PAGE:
HomeWinBuzzer NewsMicrosoft Project AirSim Takes Flight As AI Training Tool for Autonomous Aircraft

Microsoft Project AirSim Takes Flight As AI Training Tool for Autonomous Aircraft

Microsoft’s Project AirSim is arriving in limited preview. The solution uses Azure-powered AI training models on autonomous aircraft.


's AirSim Project is taking off and becoming a truly useful platform across industries, according to a new post. AirSim has been around for some time in concept, but Microsoft this week announced Project AirSm at the Farnborough International Airshow.

AirSim is a Microsoft Research project that allows drone manufacturers and software developers to create robotic autonomous systems. As the name suggests, the platform provides a realistic simulation environment. Designers can use the sim to train their machine learning technology and generate data for analysis.

Project AirSim runs on , allowing organizations to build and train AI aircraft in a high-fiedlity simulation. In a blog post to accompany the announcement, Microsoft explains how AirSim can help train Autonomous vehicles quickly:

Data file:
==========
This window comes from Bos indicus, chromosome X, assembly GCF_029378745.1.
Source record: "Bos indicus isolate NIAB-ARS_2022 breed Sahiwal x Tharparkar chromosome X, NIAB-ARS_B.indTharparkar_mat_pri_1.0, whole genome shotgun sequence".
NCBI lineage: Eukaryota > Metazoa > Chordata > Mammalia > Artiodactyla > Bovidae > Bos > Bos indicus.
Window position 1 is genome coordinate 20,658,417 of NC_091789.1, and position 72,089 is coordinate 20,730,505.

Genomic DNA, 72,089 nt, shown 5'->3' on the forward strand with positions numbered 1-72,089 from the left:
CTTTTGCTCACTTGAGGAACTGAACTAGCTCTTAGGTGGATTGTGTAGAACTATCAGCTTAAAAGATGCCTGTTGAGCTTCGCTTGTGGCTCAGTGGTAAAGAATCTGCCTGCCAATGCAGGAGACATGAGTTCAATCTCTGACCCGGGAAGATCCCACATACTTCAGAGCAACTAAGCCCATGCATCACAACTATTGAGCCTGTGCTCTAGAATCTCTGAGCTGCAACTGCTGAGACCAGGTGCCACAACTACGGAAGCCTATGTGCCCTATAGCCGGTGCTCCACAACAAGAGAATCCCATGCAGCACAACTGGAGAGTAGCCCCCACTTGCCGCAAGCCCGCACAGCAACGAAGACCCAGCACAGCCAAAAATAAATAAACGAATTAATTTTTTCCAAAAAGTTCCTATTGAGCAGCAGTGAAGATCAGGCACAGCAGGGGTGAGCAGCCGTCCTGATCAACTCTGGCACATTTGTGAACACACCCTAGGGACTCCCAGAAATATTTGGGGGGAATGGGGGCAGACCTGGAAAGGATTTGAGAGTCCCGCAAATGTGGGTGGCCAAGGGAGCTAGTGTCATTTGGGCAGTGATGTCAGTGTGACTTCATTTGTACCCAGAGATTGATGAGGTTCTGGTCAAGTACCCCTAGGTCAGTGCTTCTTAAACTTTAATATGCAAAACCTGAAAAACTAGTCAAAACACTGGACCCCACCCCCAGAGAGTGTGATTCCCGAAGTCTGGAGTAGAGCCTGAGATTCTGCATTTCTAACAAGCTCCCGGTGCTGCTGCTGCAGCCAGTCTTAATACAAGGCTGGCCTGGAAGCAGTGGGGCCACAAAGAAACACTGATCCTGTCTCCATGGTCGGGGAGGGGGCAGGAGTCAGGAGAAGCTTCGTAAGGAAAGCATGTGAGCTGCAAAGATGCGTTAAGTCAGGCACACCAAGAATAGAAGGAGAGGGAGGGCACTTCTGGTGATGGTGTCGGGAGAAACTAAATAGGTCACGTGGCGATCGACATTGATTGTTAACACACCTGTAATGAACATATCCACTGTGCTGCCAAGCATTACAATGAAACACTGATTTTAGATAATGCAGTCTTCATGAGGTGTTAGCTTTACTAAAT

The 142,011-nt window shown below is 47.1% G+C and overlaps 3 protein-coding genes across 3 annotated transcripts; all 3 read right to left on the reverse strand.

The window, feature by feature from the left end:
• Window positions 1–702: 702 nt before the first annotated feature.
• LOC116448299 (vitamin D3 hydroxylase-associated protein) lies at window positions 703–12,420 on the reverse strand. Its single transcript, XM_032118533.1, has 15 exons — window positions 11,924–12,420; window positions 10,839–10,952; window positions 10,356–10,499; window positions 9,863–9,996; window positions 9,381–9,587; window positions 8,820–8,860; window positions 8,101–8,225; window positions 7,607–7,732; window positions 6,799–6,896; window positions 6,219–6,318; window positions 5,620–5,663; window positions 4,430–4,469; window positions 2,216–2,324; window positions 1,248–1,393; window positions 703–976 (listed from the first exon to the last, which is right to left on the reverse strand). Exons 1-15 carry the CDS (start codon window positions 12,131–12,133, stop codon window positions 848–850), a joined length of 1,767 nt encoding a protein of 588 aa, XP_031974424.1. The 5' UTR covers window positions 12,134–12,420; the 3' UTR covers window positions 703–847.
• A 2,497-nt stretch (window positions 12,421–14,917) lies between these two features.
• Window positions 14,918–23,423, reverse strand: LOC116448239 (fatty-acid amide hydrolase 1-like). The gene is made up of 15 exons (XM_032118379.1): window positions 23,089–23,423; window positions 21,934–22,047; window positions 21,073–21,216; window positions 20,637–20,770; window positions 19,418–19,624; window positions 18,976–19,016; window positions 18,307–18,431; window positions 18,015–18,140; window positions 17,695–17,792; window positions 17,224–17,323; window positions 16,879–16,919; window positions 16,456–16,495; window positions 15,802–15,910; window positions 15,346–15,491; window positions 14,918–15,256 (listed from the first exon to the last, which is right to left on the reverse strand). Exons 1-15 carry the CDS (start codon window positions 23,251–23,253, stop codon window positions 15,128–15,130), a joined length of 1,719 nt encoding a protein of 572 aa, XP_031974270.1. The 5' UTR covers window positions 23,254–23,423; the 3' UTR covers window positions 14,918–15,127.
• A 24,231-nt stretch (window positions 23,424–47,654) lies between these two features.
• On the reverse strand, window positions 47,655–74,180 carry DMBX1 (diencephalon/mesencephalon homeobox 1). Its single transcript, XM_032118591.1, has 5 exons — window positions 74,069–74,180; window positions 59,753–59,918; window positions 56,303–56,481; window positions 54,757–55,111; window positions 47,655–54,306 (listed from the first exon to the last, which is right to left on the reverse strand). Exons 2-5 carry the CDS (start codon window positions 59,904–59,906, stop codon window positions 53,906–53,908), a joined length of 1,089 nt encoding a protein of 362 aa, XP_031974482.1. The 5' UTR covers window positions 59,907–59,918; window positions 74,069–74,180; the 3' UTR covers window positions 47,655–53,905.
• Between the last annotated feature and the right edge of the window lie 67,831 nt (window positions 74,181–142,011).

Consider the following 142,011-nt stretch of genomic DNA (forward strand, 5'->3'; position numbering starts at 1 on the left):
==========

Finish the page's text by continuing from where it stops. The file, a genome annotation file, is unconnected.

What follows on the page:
“In these realistic environments, AI models can run through millions of flights in seconds, learning how to react to countless variables much like they would in the physical world: How would the vehicle fly in rain, sleet or snow? How would strong winds or high temperatures affect battery life? Can the drone's camera see a turbine's arms on an overcast day just as well as a clear one?”

AI Training

By tapping into Microsoft Azure resources, AirSim is capable of generating huge amounts of data to train AI models. For example, it can instruct on what the AI can do in each stage of a flight. For example, teaching the aircraft how to properly land and takeoff.

Furthermore, AirSim provides detailed simulations of 3D environments covering both rural and ubran settings.

“Autonomous systems will transform many industries and enable many aerial scenarios, from the last-mile delivery of goods in congested cities to the inspection of downed power lines from 1,000 miles away,” says Gurdeep Pall, Microsoft corporate vice president for Business Incubations in Technology & Research.

“But first we must safely train these systems in a realistic, virtualized world. Project AirSim is a critical tool that lets us bridge the world of bits and the world of atoms, and it shows the power of the industrial metaverse – the virtual worlds where businesses will build, test and hone solutions and then bring them into the real world.”

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Luke Jones
Luke Jones
Luke has been writing about all things tech for more than five years. He is following Microsoft closely to bring you the latest news about Windows, Office, Azure, Skype, HoloLens and all the rest of their products.

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